The lifecycle of a PET product is continuously evolving and changes hands from a manufacturer, to consumers, to collectors, to recyclers and then back into the market again as a new product altogether. PET not only creates an expansive value chain; it also provides livelihood opportunities for many individuals and businesses down the line. Knowing this, it is our responsibility to champion collection and recycling within local communities in the hope of empowering individuals to build their own business around waste management. Ultimately, Sri Lanka can also take on the role of being a regional hub for PET management and recycling.
PET is not the issue, irresponsible recycling is
Despite the media attention, awareness campaigns, and efforts by municipal councils across the country, the general public remains unaware about the recycling properties of PET, and more importantly, how far a PET product can go if disposed of and recycled correctly. According to the Journal of Research Technology and Engineering of the Faculty of Engineering, University of Jayawardenapura (2020), the Western Province alone generates around 3500 Metric Tonnes (MT) of solid waste every day, of which 2400 MT is collected. Of this, close to 15% has become compost, 10% is recycled, and 75% is thrown into open dumps. As of now, only 20 – 25% of Sri Lanka’s PET is being collected for recycling. The rest is being burnt, ends up in landfills and ultimately in our waterways. This system needs to change.
For a truly circular economy to come into existence we believe that there should be a coming together of collectors, recyclers, PET manufacturers, importers, brand owners, manufacturers of rPET products, environmental authorities, the state and the informal sector that engages in waste collection. With a few common forums and no structured alliance, this disconnect amongst these different entities has caused a prolonged and somewhat disrupted recycling system.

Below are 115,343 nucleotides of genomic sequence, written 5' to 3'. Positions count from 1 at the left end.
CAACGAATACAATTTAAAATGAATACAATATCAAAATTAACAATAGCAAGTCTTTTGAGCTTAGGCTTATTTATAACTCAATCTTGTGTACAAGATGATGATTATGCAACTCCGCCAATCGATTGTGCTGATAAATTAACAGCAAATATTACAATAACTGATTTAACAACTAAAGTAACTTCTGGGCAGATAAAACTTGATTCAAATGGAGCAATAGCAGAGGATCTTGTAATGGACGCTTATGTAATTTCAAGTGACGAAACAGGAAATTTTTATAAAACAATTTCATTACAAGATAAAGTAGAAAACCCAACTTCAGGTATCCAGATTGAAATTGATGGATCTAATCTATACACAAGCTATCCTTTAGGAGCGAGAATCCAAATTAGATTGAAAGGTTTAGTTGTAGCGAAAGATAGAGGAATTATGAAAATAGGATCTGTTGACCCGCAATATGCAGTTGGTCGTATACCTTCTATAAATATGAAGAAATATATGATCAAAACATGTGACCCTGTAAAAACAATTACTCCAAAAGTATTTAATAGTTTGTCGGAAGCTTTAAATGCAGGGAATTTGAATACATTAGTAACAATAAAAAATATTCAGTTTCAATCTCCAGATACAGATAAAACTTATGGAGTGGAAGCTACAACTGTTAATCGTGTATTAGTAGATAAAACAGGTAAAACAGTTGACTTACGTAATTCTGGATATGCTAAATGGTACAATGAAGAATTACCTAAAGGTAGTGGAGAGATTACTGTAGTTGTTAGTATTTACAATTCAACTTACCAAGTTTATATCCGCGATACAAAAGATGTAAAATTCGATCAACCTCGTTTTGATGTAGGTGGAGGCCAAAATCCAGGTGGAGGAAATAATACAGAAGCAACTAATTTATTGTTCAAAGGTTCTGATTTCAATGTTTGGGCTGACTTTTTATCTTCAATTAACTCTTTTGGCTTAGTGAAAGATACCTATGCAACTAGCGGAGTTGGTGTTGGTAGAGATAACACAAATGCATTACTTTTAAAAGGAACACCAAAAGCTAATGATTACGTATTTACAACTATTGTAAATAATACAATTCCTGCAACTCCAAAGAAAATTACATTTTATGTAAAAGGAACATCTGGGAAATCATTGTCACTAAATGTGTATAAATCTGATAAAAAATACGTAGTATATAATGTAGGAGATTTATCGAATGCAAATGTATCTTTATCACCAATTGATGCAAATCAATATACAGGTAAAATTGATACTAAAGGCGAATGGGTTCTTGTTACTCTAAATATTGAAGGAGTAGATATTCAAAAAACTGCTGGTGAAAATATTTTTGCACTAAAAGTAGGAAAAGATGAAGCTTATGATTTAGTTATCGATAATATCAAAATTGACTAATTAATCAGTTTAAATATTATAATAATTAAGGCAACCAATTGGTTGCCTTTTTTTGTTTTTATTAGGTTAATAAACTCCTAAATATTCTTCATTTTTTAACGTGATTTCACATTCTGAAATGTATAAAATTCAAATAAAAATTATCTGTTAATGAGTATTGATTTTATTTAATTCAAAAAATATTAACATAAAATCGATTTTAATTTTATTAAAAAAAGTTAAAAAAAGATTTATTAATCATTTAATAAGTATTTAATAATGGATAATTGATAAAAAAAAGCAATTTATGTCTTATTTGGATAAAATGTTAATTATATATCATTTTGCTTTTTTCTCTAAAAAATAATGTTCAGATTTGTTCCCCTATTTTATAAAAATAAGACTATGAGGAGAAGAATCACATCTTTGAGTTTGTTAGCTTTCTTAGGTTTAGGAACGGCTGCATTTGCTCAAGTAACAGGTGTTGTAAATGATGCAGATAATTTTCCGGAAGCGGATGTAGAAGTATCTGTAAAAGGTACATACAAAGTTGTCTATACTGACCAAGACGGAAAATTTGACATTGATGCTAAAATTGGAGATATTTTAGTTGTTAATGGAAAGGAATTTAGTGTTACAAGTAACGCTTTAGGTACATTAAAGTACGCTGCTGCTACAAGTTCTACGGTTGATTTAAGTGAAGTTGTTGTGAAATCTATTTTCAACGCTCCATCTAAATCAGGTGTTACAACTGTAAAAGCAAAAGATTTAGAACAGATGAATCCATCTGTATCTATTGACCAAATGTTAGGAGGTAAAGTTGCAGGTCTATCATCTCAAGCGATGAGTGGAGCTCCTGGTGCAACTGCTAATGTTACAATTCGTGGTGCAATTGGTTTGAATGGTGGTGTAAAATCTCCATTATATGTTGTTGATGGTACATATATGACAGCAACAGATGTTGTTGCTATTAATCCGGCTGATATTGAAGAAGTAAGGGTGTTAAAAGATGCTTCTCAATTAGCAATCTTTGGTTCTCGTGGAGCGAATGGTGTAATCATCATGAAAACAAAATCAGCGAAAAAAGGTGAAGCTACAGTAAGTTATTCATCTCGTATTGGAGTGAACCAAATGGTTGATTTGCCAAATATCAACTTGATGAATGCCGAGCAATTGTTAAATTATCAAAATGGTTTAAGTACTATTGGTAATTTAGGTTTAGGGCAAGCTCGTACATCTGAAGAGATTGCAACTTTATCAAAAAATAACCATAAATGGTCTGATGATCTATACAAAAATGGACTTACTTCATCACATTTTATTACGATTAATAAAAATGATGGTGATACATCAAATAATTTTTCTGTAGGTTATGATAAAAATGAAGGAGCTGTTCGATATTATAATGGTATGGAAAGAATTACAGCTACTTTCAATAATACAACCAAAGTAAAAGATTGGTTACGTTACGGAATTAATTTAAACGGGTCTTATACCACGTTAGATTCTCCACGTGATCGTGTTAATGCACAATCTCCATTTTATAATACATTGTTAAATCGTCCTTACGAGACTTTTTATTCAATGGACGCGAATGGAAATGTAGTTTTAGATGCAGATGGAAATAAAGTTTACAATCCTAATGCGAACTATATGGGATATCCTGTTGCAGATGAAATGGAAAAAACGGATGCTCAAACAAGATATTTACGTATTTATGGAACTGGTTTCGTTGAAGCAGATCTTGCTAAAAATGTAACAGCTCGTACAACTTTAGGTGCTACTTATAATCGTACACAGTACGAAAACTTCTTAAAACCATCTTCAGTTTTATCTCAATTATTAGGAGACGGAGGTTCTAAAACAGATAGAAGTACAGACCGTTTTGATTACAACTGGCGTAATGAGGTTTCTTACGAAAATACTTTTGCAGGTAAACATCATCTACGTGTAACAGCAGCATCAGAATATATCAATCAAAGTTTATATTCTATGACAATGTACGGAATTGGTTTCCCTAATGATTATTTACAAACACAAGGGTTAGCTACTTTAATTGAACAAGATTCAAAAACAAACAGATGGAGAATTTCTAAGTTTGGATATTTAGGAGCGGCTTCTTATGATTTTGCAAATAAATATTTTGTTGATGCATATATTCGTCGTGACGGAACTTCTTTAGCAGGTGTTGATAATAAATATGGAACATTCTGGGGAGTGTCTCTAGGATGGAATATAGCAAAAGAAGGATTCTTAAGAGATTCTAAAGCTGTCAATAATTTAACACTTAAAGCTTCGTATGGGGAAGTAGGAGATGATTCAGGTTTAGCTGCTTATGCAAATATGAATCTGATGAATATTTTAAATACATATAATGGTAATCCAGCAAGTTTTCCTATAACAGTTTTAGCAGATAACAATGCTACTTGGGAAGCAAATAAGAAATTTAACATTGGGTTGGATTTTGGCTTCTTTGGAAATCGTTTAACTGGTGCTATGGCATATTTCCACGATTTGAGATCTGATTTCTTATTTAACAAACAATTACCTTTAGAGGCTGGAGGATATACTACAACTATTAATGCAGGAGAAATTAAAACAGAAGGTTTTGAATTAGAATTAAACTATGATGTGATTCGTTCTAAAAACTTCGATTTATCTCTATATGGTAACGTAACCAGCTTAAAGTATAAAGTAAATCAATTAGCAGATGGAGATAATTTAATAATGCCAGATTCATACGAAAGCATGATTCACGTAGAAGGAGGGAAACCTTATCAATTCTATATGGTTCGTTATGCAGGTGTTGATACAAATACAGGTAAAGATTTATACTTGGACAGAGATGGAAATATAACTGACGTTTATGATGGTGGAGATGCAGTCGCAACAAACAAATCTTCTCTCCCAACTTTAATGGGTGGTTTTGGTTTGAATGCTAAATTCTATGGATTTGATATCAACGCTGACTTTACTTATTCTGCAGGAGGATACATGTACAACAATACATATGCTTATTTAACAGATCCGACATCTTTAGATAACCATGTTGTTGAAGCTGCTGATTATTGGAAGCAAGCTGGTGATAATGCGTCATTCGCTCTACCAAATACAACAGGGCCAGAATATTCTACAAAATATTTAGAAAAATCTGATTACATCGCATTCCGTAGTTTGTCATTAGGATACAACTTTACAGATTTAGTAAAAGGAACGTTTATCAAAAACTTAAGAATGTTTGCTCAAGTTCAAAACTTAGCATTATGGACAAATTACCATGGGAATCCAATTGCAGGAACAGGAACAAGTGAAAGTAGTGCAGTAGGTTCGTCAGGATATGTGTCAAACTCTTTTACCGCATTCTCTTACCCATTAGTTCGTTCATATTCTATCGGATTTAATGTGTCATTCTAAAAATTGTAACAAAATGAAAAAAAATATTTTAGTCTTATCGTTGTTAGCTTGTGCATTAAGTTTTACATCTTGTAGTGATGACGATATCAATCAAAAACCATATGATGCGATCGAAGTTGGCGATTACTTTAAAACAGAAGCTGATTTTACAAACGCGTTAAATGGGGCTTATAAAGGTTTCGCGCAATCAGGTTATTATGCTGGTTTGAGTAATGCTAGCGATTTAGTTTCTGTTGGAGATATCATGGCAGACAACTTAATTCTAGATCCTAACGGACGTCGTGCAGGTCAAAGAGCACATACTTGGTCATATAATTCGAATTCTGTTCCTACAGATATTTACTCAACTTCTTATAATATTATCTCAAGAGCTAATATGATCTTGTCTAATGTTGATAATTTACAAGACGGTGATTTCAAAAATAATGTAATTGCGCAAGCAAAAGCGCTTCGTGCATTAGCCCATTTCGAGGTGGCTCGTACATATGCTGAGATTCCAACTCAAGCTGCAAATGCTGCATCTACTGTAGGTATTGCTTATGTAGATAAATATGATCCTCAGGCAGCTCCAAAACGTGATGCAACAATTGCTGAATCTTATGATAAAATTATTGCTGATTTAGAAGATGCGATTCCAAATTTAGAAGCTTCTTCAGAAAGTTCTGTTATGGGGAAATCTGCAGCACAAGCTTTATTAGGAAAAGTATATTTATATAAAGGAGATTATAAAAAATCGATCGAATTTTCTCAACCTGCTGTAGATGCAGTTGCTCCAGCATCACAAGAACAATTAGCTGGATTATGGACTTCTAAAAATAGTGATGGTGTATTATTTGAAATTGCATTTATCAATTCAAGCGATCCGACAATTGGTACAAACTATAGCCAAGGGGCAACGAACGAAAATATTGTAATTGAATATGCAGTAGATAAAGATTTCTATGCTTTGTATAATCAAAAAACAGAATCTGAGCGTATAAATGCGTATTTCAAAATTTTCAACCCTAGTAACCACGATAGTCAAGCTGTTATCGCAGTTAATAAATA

For example, let’s look at our very own business model. Shanthi Sustainable Development first began operations within Wennappuwa and Kalpitiya. Together with the local authorities, we were able to help Chilaw recently hold the city’s first-ever “parisara pola” to raise awareness of proper waste separation and segregation so that the community will be able to create an income supplementation with their recyclable household waste.
Close to a year into operations and after having met different kinds of consumers from the eco-conscious to ones who believe climate change is a farce, one thing is clear – education and awareness around separation, segregation and responsible recycling should be a national priority. The issue is beyond the consumption of PET. We should actively pursue the creation of a network to support the many individuals involved in the process of waste collection, segregation and recycling. Businesses like ours not only contribute to attempting to solve the trash problem in Sri Lanka, they also provide jobs and create an entire ecosystem that contributes towards community development. Our way of doing things is reaching its limits. It is time to disrupt the system and think circular.
The writers are the owner and project coordinator of Shanthi Sustainability Development. While overseeing the operations at Shanthi Sustainable Development, Ashan Weerakoon is a Logistics Management undergraduate with the University of Plymouth. Project coordinator at Shanthi Sustainability Development, Nilani Priyangika holds an MBA from the University of Colombo and is a management consultant. Shanthi Sustainable Development is a complete waste management and solutions provider in Sri Lanka with a mission of including a community participatory approach to promote mitigation and recycling of waste in Sri Lanka.